The Ruby net-ldap gem before 0.11 uses a weak salt when generating SSHA passwords.
The product generates a hash for a password, but it uses a scheme that does not provide a sufficient level of computational effort that would make password cracking attacks infeasible or expensive.
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Many password storage mechanisms compute a hash and store the hash, instead of storing the original password in plaintext. In this design, authentication involves accepting an incoming password, computing its hash, and comparing it to the stored hash. Many hash algorithms are designed to execute quickly with minimal overhead, even cryptographic hashes. However, this efficiency is a problem for password storage, because it can reduce an attacker’s workload for brute-force password cracking. If an attacker can obtain the hashes through some other method (such as SQL injection on a database that stores hashes), then the attacker can store the hashes offline and use various techniques to crack the passwords by computing hashes efficiently. Without a built-in workload, modern attacks can compute large numbers of hashes, or even exhaust the entire space of all possible passwords, within a very short amount of time, using massively-parallel computing (such as cloud computing) and GPU, ASIC, or FPGA hardware. In such a scenario, an efficient hash algorithm helps the attacker. There are several properties of a hash scheme that are relevant to its strength against an offline, massively-parallel attack:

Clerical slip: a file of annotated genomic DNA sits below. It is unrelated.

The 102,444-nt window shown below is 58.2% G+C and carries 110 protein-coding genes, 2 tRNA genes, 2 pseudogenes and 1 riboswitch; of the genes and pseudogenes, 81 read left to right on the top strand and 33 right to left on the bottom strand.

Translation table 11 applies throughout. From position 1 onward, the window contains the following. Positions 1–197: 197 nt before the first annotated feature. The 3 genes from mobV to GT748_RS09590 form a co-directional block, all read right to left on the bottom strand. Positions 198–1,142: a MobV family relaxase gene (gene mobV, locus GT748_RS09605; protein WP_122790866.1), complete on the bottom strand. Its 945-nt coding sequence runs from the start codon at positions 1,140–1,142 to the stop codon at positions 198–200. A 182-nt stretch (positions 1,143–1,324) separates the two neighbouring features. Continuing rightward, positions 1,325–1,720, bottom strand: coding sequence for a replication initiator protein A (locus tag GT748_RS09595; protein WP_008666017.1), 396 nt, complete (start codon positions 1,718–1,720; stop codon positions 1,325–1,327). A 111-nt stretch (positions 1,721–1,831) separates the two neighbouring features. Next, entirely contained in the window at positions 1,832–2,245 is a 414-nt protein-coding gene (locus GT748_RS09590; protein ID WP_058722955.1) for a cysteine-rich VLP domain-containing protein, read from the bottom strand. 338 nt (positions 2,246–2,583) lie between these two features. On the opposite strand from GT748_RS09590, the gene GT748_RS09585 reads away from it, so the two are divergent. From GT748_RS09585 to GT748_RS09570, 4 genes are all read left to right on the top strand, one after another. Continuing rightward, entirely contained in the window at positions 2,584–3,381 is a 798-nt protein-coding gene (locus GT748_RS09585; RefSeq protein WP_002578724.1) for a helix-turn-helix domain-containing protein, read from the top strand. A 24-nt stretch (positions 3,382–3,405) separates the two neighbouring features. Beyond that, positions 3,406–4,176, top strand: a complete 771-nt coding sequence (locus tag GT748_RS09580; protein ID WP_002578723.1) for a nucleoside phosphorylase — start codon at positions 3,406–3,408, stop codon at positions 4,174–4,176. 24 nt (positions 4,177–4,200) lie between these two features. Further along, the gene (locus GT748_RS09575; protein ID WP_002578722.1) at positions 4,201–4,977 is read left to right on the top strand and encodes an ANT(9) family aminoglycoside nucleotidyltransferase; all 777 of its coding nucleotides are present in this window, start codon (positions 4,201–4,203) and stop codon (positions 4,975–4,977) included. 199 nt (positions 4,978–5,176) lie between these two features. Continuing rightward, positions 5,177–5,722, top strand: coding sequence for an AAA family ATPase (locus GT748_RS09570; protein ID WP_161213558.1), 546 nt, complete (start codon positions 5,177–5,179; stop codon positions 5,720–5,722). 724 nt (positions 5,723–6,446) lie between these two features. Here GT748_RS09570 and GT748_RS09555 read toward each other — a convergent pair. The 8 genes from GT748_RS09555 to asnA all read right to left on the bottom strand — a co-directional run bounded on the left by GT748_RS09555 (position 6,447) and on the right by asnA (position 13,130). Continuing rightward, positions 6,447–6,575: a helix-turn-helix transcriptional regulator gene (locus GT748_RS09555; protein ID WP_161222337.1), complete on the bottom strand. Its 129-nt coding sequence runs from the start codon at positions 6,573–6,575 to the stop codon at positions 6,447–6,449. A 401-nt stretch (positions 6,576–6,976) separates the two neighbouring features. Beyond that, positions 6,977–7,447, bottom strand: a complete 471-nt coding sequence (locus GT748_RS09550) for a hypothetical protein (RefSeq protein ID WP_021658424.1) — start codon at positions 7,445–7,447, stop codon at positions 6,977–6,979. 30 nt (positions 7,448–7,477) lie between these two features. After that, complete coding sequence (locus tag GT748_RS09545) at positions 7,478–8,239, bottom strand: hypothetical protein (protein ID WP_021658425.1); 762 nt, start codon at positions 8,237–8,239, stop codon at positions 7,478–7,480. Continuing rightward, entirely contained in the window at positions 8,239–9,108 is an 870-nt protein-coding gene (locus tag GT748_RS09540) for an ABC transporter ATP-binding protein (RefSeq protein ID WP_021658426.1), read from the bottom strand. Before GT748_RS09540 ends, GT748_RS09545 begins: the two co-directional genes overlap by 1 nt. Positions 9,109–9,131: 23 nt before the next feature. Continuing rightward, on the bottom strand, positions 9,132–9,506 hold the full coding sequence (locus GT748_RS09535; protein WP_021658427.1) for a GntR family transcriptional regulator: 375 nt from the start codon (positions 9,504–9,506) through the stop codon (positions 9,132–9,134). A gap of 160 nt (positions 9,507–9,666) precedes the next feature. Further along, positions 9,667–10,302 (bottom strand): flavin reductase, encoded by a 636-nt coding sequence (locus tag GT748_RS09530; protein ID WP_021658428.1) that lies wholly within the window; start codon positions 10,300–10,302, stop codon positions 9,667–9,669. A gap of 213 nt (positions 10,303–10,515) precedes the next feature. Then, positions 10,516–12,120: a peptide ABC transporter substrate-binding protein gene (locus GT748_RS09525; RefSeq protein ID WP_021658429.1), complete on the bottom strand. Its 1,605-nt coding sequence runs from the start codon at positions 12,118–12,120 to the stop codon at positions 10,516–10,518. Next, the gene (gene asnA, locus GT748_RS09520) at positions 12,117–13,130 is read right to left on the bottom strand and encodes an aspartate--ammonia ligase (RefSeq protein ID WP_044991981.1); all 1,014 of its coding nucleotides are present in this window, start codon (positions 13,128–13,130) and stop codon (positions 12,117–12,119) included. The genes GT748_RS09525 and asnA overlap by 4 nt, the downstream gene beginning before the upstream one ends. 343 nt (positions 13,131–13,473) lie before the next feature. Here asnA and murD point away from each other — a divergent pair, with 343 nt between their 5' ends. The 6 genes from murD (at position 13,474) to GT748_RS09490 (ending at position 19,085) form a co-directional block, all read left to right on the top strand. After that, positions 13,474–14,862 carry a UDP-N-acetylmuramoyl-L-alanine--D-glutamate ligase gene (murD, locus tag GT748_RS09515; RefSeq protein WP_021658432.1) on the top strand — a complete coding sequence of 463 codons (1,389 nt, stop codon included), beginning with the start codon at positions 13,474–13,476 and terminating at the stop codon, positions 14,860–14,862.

Note that the security requirements for the product may vary depending on the environment and the value of the passwords. Different schemes might not provide all of these properties, yet may still provide sufficient security for the environment. Conversely, a solution might be very strong in preserving one property, which still being very weak for an attack against another property, or it might not be able to significantly reduce the efficiency of a massively-parallel attack.